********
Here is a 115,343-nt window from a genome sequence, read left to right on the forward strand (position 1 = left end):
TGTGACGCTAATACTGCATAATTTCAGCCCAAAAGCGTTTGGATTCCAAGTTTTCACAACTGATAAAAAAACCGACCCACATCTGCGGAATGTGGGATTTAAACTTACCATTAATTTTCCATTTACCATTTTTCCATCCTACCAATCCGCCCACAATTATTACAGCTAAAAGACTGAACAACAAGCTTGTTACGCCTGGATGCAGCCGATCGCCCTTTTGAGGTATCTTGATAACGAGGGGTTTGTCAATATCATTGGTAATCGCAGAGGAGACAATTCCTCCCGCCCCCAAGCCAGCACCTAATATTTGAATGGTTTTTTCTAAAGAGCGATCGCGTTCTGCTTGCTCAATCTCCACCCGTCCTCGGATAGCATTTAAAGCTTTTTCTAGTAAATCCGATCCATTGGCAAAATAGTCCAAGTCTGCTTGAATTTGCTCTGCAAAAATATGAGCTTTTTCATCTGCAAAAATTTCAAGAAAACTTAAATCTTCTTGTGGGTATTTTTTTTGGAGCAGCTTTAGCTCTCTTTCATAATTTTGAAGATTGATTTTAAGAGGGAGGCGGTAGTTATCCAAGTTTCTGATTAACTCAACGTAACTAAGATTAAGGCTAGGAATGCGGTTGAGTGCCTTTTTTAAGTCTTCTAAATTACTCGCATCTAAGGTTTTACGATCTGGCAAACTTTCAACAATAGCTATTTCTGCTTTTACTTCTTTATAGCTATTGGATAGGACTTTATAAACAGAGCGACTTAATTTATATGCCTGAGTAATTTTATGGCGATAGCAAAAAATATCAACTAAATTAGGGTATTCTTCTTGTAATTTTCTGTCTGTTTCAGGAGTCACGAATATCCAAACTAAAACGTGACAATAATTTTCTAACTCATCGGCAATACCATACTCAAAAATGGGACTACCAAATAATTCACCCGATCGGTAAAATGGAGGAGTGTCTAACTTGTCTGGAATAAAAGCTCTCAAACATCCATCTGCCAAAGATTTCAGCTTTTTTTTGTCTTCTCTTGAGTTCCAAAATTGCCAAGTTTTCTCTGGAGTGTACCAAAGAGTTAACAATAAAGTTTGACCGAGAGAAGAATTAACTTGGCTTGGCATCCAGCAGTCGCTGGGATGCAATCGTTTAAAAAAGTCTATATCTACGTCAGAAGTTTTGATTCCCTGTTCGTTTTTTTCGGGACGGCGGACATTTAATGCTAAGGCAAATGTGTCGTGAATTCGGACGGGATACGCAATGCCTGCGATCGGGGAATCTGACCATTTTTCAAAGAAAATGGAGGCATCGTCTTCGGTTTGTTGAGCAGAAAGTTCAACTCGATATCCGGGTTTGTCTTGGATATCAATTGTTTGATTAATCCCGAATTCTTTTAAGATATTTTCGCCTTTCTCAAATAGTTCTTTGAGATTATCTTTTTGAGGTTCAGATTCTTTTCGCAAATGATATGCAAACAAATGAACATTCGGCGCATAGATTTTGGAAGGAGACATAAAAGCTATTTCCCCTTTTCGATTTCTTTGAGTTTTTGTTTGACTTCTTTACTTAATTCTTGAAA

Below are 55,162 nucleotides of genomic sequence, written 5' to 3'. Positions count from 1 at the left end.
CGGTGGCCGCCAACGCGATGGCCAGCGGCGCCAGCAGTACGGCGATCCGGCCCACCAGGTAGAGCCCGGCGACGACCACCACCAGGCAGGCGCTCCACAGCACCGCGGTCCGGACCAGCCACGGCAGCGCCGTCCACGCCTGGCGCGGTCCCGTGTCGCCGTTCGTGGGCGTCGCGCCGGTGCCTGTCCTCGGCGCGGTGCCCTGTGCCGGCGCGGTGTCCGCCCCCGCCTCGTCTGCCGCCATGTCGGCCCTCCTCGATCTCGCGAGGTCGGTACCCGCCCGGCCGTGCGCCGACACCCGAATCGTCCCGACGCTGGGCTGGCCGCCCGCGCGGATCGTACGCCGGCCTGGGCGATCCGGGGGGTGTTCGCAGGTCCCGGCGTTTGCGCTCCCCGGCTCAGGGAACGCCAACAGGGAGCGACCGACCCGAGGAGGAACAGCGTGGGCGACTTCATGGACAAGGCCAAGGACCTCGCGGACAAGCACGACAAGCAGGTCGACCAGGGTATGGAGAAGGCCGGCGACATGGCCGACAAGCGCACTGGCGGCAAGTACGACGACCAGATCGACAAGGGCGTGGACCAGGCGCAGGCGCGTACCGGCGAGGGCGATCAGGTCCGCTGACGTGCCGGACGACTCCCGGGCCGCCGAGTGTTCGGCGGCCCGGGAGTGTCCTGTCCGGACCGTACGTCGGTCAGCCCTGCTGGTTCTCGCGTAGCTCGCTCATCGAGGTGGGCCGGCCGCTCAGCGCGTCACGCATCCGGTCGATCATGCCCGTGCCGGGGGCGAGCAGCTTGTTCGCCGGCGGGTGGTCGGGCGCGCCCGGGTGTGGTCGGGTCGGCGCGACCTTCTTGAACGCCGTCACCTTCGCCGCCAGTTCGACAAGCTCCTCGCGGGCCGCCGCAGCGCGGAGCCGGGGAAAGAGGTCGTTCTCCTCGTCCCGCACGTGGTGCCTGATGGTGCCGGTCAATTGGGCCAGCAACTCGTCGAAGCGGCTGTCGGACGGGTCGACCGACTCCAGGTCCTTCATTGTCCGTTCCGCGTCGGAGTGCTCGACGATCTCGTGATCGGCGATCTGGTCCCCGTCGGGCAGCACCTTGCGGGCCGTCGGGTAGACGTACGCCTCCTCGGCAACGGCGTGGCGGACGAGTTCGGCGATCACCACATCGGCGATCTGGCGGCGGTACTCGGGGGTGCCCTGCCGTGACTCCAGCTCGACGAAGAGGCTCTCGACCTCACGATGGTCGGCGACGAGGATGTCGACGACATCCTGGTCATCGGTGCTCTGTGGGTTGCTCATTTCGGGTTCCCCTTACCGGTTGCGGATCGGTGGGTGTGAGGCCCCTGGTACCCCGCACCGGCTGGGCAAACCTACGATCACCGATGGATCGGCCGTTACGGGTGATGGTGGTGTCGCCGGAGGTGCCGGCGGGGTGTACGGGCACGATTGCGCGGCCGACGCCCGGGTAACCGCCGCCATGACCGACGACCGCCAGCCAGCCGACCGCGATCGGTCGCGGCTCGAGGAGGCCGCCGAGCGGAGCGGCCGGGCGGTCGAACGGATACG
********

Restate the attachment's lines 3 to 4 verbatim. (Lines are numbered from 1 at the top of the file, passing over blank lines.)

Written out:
Below are 55,162 nucleotides of genomic sequence, written 5' to 3'. Positions count from 1 at the left end.
CGGTGGCCGCCAACGCGATGGCCAGCGGCGCCAGCAGTACGGCGATCCGGCCCACCAGGTAGAGCCCGGCGACGACCACCACCAGGCAGGCGCTCCACAGCACCGCGGTCCGGACCAGCCACGGCAGCGCCGTCCACGCCTGGCGCGGTCCCGTGTCGCCGTTCGTGGGCGTCGCGCCGGTGCCTGTCCTCGGCGCGGTGCCCTGTGCCGGCGCGGTGTCCGCCCCCGCCTCGTCTGCCGCCATGTCGGCCCTCCTCGATCTCGCGAGGTCGGTACCCGCCCGGCCGTGCGCCGACACCCGAATCGTCCCGACGCTGGGCTGGCCGCCCGCGCGGATCGTACGCCGGCCTGGGCGATCCGGGGGGTGTTCGCAGGTCCCGGCGTTTGCGCTCCCCGGCTCAGGGAACGCCAACAGGGAGCGACCGACCCGAGGAGGAACAGCGTGGGCGACTTCATGGACAAGGCCAAGGACCTCGCGGACAAGCACGACAAGCAGGTCGACCAGGGTATGGAGAAGGCCGGCGACATGGCCGACAAGCGCACTGGCGGCAAGTACGACGACCAGATCGACAAGGGCGTGGACCAGGCGCAGGCGCGTACCGGCGAGGGCGATCAGGTCCGCTGACGTGCCGGACGACTCCCGGGCCGCCGAGTGTTCGGCGGCCCGGGAGTGTCCTGTCCGGACCGTACGTCGGTCAGCCCTGCTGGTTCTCGCGTAGCTCGCTCATCGAGGTGGGCCGGCCGCTCAGCGCGTCACGCATCCGGTCGATCATGCCCGTGCCGGGGGCGAGCAGCTTGTTCGCCGGCGGGTGGTCGGGCGCGCCCGGGTGTGGTCGGGTCGGCGCGACCTTCTTGAACGCCGTCACCTTCGCCGCCAGTTCGACAAGCTCCTCGCGGGCCGCCGCAGCGCGGAGCCGGGGAAAGAGGTCGTTCTCCTCGTCCCGCACGTGGTGCCTGATGGTGCCGGTCAATTGGGCCAGCAACTCGTCGAAGCGGCTGTCGGACGGGTCGACCGACTCCAGGTCCTTCATTGTCCGTTCCGCGTCGGAGTGCTCGACGATCTCGTGATCGGCGATCTGGTCCCCGTCGGGCAGCACCTTGCGGGCCGTCGGGTAGACGTACGCCTCCTCGGCAACGGCGTGGCGGACGAGTTCGGCGATCACCACATCGGCGATCTGGCGGCGGTACTCGGGGGTGCCCTGCCGTGACTCCAGCTCGACGAAGAGGCTCTCGACCTCACGATGGTCGGCGACGAGGATGTCGACGACATCCTGGTCATCGGTGCTCTGTGGGTTGCTCATTTCGGGTTCCCCTTACCGGTTGCGGATCGGTGGGTGTGAGGCCCCTGGTACCCCGCACCGGCTGGGCAAACCTACGATCACCGATGGATCGGCCGTTACGGGTGATGGTGGTGTCGCCGGAGGTGCCGGCGGGGTGTACGGGCACGATTGCGCGGCCGACGCCCGGGTAACCGCCGCCATGACCGACGACCGCCAGCCAGCCGACCGCGATCGGTCGCGGCTCGAGGAGGCCGCCGAGCGGAGCGGCCGGGCGGTCGAACGGATACG